The story of one family among thousands

In response to the news of the Great Smoky Mountains National Park (GSMNP) proposing fees for parking, now is an opportunity to flip the script. While other groups are finally being recognized after too long being ignored, marginalized and even intimidated, the GSMNP has an opportunity to bring to light those who lost their livelihoods, homes and communities to make way for the Park.

Democracy in danger

You don’t need an invading army to destroy a democracy, as Russia is attempting to do to Ukraine.

Can’t believe what’s happening to my hometown

Change is difficult for most people. Watching my humble hometown turn into an unrecognizable place is a hard pill to swallow. 

Family relationships are the ties that bind

All of my childhood memories include my older sister, Savannah. She and I did some pretty weird and funny things when we were little girls, but because we were together, it all seemed like one big exciting shared adventure. 

Paying to play may be the new reality

The proposed parking fee for visitors to the Great Smoky Mountains National Park has users — especially locals in the gateway communities whose family histories are intertwined with the Smokies — understandably upset. The identity of the Smokies and those who live near it are more closely aligned than at other national parks. Locals have roamed freely (save for some camping fees) for several generations on land that was taken with the promise that there would never be a charge for visiting.

I’ll always remember Aunt Lillie’s eyes

My Aunt Lillie fed raccoons at her house as long as I can remember, generations of them. When I was at her house a couple of months ago to visit, my brother called and I had to step outside to get a better signal. As we were talking, three raccoons appeared from around the corner of the house no more than 10 feet away and walked upright into the garage as slowly and deliberately as plump, little senators reporting to congress. Lunch time.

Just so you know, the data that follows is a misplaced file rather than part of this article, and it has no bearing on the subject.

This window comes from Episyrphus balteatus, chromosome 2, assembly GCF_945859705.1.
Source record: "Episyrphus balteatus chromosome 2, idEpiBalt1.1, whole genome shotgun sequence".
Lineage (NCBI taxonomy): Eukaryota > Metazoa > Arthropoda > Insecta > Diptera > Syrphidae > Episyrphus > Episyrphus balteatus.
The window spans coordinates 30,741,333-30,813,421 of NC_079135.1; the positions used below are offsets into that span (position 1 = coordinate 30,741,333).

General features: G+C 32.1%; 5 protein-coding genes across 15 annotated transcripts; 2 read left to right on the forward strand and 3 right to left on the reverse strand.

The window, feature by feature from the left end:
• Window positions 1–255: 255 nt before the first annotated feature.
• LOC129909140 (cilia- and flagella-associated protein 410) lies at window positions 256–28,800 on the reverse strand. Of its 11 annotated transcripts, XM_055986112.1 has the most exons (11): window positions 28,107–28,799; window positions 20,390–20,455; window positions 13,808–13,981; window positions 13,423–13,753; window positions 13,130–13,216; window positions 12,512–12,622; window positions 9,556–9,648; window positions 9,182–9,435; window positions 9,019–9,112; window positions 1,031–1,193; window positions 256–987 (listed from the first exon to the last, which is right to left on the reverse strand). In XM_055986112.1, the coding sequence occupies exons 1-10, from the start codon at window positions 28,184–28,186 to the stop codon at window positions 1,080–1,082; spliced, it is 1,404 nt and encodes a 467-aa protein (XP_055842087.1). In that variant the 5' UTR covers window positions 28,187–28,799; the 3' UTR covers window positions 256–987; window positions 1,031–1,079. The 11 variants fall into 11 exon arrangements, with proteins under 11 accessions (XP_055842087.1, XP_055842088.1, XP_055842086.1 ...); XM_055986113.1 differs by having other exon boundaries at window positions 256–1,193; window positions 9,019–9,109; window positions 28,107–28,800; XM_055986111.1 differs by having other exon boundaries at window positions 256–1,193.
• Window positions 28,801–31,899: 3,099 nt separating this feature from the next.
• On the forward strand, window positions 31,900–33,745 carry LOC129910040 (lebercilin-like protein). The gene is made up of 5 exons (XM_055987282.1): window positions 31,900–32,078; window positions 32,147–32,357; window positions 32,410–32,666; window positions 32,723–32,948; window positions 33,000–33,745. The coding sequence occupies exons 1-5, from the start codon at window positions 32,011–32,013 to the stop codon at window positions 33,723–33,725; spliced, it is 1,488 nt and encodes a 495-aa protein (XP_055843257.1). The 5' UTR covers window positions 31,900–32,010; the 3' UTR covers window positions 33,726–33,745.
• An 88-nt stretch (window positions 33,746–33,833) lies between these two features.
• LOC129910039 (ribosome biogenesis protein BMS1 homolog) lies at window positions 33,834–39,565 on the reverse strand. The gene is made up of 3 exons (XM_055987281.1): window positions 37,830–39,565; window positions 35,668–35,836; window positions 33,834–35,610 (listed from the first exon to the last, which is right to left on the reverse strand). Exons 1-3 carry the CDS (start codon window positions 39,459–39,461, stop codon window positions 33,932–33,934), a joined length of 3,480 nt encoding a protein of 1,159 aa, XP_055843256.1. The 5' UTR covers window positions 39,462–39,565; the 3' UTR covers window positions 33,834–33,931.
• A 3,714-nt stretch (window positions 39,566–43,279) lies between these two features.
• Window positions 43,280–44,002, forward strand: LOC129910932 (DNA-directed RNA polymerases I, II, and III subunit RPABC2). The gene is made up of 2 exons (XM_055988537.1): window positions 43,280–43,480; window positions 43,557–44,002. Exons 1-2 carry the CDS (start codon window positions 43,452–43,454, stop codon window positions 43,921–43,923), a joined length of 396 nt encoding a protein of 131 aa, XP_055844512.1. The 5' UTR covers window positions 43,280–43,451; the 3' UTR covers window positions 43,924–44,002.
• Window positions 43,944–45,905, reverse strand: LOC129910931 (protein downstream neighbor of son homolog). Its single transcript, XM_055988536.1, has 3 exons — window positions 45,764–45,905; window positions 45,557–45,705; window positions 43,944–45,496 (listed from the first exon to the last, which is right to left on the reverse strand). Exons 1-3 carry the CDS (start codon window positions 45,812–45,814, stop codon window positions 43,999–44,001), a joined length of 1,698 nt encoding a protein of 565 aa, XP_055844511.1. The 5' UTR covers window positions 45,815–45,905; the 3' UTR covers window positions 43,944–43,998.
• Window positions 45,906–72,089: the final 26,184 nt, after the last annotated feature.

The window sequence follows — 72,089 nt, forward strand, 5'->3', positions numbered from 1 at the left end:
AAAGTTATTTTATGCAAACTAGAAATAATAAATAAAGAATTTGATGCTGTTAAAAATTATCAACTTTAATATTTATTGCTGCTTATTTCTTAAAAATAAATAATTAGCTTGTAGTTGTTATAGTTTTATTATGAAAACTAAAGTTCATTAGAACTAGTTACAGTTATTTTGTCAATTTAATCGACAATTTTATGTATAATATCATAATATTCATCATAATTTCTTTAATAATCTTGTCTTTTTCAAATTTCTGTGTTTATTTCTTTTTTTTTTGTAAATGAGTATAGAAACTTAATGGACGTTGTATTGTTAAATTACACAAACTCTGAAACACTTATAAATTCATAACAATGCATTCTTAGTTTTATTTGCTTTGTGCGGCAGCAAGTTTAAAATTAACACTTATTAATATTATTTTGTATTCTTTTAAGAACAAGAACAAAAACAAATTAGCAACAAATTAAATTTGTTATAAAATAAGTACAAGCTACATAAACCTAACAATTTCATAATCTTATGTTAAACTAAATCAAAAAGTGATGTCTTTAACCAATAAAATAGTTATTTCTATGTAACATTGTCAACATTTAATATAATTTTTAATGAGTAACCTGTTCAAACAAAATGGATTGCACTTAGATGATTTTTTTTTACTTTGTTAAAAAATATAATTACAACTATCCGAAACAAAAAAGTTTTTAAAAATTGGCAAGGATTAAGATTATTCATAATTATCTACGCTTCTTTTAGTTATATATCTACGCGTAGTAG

Maggie Valley taxpayers deserve better

It may sound like some kind of bureaucratic mumbo-jumbo, but trust me it’s not: the processes by which elected boards operate more often than not is a reflection of the wisdom of the decisions that emanate from that public body.

Walking side by side with Freud and Jung

One of my bachelor’s degrees is in psychology. I wanted to be a therapist or psychologist to help others. I’ve always been intrigued with human development and the vastness of the mind. For a while, I worked as a school psychologist, but that role is more about testing and shuffling paperwork than working one-on-one with individuals, so I moved on to other avenues. Nonetheless, I’ll be forever grateful for the knowledge I gained in those undergraduate years.

Knee-jerk patriotism, sadly, is gaining ground

Gag orders regarding what can be taught in schools are becoming all the rage in many conservative states. Like the “don’t say gay” measure in Florida, these laws try to eliminate or sometimes guide discussions — mostly about about race and sexuality, but also politics — to the point that they are just bad for our schools and students.

Managing growth has never been easy

Zoning. It’s one of those words— and concepts — that’s been cussed, spat upon and kicked unkindly to the curb for decades in the mountains. “Don’t anyone tell me what I can do with my own land, by God.”

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